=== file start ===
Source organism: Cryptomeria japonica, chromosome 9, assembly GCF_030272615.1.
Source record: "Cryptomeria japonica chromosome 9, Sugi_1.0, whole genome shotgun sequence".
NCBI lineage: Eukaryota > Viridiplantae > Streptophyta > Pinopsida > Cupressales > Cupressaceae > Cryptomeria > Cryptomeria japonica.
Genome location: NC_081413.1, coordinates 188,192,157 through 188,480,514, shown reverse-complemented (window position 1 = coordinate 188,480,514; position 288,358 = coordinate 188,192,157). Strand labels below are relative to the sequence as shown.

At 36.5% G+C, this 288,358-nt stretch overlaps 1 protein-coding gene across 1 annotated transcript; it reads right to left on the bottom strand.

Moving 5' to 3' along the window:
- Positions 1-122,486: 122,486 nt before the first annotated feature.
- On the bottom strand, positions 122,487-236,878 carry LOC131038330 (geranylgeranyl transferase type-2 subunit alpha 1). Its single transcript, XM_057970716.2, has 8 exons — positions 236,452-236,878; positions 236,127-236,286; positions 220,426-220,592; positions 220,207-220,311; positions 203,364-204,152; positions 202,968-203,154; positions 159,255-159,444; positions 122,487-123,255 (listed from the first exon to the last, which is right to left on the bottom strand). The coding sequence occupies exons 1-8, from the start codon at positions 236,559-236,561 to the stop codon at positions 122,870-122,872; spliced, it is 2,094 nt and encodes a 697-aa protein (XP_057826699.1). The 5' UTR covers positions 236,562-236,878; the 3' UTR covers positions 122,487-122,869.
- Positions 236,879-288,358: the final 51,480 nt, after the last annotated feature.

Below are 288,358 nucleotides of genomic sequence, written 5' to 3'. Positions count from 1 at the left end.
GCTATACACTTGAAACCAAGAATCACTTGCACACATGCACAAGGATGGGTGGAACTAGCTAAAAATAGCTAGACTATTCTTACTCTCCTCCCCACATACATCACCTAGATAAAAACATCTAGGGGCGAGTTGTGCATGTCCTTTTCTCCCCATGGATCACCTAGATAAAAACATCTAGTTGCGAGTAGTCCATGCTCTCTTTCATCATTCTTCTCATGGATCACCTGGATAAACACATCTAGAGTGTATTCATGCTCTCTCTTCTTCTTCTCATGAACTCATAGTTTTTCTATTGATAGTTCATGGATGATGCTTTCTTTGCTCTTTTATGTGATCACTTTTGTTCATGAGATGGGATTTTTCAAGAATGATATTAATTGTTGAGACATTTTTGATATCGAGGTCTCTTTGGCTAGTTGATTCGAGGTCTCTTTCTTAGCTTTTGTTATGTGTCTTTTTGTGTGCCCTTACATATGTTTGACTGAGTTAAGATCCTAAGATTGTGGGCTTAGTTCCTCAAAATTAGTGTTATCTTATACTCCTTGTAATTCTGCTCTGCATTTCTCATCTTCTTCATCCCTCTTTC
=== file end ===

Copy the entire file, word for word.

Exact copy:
Source organism: Cryptomeria japonica, chromosome 9, assembly GCF_030272615.1.
Source record: "Cryptomeria japonica chromosome 9, Sugi_1.0, whole genome shotgun sequence".
NCBI lineage: Eukaryota > Viridiplantae > Streptophyta > Pinopsida > Cupressales > Cupressaceae > Cryptomeria > Cryptomeria japonica.
Genome location: NC_081413.1, coordinates 188,192,157 through 188,480,514, shown reverse-complemented (window position 1 = coordinate 188,480,514; position 288,358 = coordinate 188,192,157). Strand labels below are relative to the sequence as shown.

At 36.5% G+C, this 288,358-nt stretch overlaps 1 protein-coding gene across 1 annotated transcript; it reads right to left on the bottom strand.

Moving 5' to 3' along the window:
- Positions 1-122,486: 122,486 nt before the first annotated feature.
- On the bottom strand, positions 122,487-236,878 carry LOC131038330 (geranylgeranyl transferase type-2 subunit alpha 1). Its single transcript, XM_057970716.2, has 8 exons — positions 236,452-236,878; positions 236,127-236,286; positions 220,426-220,592; positions 220,207-220,311; positions 203,364-204,152; positions 202,968-203,154; positions 159,255-159,444; positions 122,487-123,255 (listed from the first exon to the last, which is right to left on the bottom strand). The coding sequence occupies exons 1-8, from the start codon at positions 236,559-236,561 to the stop codon at positions 122,870-122,872; spliced, it is 2,094 nt and encodes a 697-aa protein (XP_057826699.1). The 5' UTR covers positions 236,562-236,878; the 3' UTR covers positions 122,487-122,869.
- Positions 236,879-288,358: the final 51,480 nt, after the last annotated feature.

Below are 288,358 nucleotides of genomic sequence, written 5' to 3'. Positions count from 1 at the left end.
GCTATACACTTGAAACCAAGAATCACTTGCACACATGCACAAGGATGGGTGGAACTAGCTAAAAATAGCTAGACTATTCTTACTCTCCTCCCCACATACATCACCTAGATAAAAACATCTAGGGGCGAGTTGTGCATGTCCTTTTCTCCCCATGGATCACCTAGATAAAAACATCTAGTTGCGAGTAGTCCATGCTCTCTTTCATCATTCTTCTCATGGATCACCTGGATAAACACATCTAGAGTGTATTCATGCTCTCTCTTCTTCTTCTCATGAACTCATAGTTTTTCTATTGATAGTTCATGGATGATGCTTTCTTTGCTCTTTTATGTGATCACTTTTGTTCATGAGATGGGATTTTTCAAGAATGATATTAATTGTTGAGACATTTTTGATATCGAGGTCTCTTTGGCTAGTTGATTCGAGGTCTCTTTCTTAGCTTTTGTTATGTGTCTTTTTGTGTGCCCTTACATATGTTTGACTGAGTTAAGATCCTAAGATTGTGGGCTTAGTTCCTCAAAATTAGTGTTATCTTATACTCCTTGTAATTCTGCTCTGCATTTCTCATCTTCTTCATCCCTCTTTC